Nintendo is discontinuing the last of its compact, flip-top, stereoscopic 3D portables in Japan. The New Nintendo 3DS—which packs additional RAM, more shoulder buttons, and a second analog nub over the original system—is no longer being produced for the Japanese market, according to a message on Nintendo's Japanese website. The original 3DS, which was replaced by the New 3DS, was discontinued in 2014, alongside the original 3DS XL (called "LL" in Japan).
The move leaves the Japanese market without any standard-sized 3DS hardware that supports the system's once-ballyhooed stereoscopic 3D feature. Japanese players that want a system with a smaller form factor and screens are now stuck with the Nintendo 2DS, which doesn't feature stereoscopic 3D. The larger, flip-top New Nintendo 3DS XL is still being sold with a glasses-free stereoscopic display, but it seems set to be replaced by the recently launched New Nintendo 2DS XL, which omits the 3D feature.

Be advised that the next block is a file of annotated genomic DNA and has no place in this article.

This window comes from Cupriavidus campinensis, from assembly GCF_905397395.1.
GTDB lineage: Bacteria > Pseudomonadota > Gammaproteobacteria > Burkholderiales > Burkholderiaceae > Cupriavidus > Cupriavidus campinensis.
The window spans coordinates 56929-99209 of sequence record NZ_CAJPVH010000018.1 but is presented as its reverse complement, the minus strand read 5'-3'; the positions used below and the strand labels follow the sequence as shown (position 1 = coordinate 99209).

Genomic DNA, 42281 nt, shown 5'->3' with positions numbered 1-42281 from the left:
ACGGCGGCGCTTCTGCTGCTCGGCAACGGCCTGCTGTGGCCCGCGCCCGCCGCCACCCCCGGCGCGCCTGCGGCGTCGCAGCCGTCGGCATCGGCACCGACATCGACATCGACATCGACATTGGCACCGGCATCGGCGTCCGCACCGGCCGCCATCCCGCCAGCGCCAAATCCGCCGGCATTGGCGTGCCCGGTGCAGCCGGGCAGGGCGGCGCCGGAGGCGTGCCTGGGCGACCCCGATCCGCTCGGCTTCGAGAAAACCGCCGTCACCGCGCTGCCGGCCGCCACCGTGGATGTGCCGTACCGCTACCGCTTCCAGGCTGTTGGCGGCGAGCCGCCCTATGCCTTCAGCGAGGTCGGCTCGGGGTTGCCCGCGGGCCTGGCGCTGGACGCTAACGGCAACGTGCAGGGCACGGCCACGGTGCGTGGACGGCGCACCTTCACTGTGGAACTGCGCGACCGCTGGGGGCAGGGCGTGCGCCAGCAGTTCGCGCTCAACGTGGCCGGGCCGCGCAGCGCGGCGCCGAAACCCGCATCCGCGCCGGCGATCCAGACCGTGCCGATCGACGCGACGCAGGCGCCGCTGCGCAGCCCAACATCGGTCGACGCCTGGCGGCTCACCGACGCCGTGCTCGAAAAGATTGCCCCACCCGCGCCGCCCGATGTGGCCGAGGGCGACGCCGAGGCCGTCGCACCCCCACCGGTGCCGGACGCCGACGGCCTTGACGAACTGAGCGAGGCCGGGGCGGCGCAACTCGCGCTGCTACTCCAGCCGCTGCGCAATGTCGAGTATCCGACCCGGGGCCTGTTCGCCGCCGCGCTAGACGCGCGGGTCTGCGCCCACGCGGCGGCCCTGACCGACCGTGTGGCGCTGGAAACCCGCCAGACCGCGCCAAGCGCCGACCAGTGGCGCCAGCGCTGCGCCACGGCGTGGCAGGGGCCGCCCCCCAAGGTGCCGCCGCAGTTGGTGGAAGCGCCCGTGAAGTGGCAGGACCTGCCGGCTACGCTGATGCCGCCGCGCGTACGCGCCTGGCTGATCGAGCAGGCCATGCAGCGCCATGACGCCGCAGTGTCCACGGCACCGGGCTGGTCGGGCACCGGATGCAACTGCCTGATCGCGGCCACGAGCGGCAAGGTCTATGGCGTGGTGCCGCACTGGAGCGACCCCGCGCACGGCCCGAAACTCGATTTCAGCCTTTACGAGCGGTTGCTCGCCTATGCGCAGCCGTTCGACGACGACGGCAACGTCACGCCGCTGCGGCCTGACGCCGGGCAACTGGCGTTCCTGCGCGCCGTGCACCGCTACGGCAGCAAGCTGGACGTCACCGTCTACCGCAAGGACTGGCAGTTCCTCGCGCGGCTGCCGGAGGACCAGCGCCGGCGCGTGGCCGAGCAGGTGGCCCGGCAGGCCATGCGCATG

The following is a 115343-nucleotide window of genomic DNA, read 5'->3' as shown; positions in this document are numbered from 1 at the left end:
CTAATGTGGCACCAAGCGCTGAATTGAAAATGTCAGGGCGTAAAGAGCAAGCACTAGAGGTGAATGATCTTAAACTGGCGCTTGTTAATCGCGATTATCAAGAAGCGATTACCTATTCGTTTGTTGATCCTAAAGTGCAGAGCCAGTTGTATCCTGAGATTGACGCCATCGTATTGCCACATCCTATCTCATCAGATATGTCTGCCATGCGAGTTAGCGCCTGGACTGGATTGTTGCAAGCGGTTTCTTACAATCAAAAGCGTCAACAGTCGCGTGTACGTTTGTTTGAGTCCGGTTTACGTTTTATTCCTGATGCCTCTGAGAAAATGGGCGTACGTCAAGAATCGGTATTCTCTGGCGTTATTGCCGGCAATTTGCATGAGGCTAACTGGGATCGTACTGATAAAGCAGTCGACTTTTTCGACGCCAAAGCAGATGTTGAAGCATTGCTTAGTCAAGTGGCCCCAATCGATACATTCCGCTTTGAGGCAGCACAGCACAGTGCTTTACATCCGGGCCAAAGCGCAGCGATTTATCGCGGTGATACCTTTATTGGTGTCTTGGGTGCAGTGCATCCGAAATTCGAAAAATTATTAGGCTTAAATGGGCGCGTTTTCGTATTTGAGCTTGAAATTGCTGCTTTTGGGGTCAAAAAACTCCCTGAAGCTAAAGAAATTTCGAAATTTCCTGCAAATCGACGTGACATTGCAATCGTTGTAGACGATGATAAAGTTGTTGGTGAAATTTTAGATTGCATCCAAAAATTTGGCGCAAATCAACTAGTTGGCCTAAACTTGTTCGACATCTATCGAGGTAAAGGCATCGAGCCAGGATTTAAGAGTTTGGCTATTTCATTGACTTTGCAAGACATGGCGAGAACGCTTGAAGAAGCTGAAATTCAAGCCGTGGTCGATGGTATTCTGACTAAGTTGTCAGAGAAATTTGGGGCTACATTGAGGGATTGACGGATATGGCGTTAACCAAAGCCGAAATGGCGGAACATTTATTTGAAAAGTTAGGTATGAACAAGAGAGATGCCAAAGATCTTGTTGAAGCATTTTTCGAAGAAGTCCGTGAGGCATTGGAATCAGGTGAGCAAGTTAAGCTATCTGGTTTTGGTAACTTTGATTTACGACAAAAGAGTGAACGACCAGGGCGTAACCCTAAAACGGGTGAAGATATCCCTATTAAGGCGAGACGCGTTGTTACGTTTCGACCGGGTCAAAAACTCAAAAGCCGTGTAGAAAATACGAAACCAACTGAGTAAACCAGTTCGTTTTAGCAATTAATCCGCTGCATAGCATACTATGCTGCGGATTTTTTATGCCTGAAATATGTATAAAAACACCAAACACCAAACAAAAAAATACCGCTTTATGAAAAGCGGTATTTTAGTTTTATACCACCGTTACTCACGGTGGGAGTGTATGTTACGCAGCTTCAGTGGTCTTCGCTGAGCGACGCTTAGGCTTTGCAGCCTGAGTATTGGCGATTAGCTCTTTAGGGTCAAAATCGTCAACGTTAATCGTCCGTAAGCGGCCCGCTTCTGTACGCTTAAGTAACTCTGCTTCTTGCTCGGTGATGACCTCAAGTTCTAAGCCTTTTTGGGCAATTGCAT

Nintendo has been reducing its focus on the 3DS line's stereoscopic 3D capabilities for years now. Recent games like Super Mario Maker for 3DS go so far as to ignore the feature entirely, saying right on the box that the game "plays only in 2D."